‘Airgaps’ are great in theory, but don’t hold up given the growing reality of the Iot and now the IIoT. With pressures to cut costs, increase productivity, and just make things easier, these systems are being connected to corporate networks and the “Cloud”. There’s a whole lot of scary here because the truth is that ICS systems are not well monitored. Experts like Chris Sistrunk and Robert M. Lee have made this pointedly clear in emphasizing the need for NSM, network system monitoring and DFiR, digital forensics, to look for what attackers leave behind.  You can’t find the danger if you aren’t looking.

While the big announcement of Irongate was this week, researchers actually found samples late 2015, and reports show that the malware can be dated as far back at 2012, and was submitted to VirusTotal through the web interface in Israel in 2014. There is no evidence of this having been used in any campaign, nor is it associated with known threat actors.  Siemens ProductCERT confirmed that “the code would not work against a standard Siemens control system environment”. As it stands, it is not proof-of-concept for an actual weapon or adversary. Yet, the code was found when searching for droppers compiled with PyInstaller; Irongate droppers are Python scripts converted to executables from that same software. Somebody saw the need to make this, and the opportunity for exploit.  We need to read into that and act on it before it moves from test to production.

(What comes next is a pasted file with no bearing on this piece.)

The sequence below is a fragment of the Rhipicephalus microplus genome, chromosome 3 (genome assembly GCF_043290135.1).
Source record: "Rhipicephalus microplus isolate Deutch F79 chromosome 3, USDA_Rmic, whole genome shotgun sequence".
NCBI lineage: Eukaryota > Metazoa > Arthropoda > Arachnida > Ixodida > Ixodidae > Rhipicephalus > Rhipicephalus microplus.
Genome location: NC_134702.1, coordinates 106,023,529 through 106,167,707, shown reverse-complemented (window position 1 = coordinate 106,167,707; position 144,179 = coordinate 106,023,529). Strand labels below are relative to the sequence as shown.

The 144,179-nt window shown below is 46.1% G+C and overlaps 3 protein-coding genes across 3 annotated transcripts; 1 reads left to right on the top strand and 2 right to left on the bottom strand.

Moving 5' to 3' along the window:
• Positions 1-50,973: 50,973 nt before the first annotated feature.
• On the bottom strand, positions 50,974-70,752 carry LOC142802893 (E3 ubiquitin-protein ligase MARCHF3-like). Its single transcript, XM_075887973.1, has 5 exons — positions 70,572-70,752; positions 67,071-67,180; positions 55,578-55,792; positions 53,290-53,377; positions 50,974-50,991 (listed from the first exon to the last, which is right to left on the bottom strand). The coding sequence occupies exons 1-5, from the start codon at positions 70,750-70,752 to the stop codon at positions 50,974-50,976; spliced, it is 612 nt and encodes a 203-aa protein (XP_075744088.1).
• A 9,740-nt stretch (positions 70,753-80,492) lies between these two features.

According to Robert M. Lee,

“ICS is a viable target and attackers are getting smarter on how to impact ICS with ICS specific knowledge sets… The unique nature of ICS offers defenders many advantages in countering adversaries but it is not enough. You cannot rest on the fact that ‘ICS is unique’ or ‘ICS can be hard to figure out’ as a defense mechanism. It is a great vantage point for defenders but must be taken advantage of or adversaries will overcome it.”

Right now, there is a lot of speculation around why this exists in test, without a known contributor. Dan Scali, senior manager for FireEye Mandiant ICS Consulting, posits “Is someone trying this in a simulated [environment] before taking it to a production environment? Or is it a researcher saying ‘look what I can do … a Stuxnet-type thing?”

Robert M Lee expressed concern that this illustrates a fundamental security problem with ICS/SCADA. “It’s a sign of the interest in this by pen testers, security companies, as well as adversaries…I am not confident that a majority of the industry could respond to it. We don’t know what’s out there; antivirus companies aren’t finding it and even if they had, who would know what to do with it [the threat]?”

If we’re not looking, we’re not finding. And we won’t be able to prepare for attacks which are already in the works. We would be foolish to think otherwise.

This argument is made by Lior Frenkel, CEO of Waterfall Security.  He expects attacks similar to Stuxnet “are in the pipeline”.